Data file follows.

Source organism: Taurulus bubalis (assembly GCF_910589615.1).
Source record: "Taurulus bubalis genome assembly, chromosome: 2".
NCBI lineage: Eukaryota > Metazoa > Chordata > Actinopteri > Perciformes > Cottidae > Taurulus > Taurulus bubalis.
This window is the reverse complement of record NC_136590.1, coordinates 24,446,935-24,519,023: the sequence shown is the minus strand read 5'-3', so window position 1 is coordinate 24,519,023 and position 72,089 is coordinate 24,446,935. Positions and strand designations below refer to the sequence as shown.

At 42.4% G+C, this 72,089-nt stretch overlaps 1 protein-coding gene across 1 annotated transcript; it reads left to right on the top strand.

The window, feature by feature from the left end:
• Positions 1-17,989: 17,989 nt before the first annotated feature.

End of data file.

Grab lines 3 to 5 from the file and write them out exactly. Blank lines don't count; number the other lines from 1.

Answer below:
NCBI lineage: Eukaryota > Metazoa > Chordata > Actinopteri > Perciformes > Cottidae > Taurulus > Taurulus bubalis.
This window is the reverse complement of record NC_136590.1, coordinates 24,446,935-24,519,023: the sequence shown is the minus strand read 5'-3', so window position 1 is coordinate 24,519,023 and position 72,089 is coordinate 24,446,935. Positions and strand designations below refer to the sequence as shown.

At 42.4% G+C, this 72,089-nt stretch overlaps 1 protein-coding gene across 1 annotated transcript; it reads left to right on the top strand.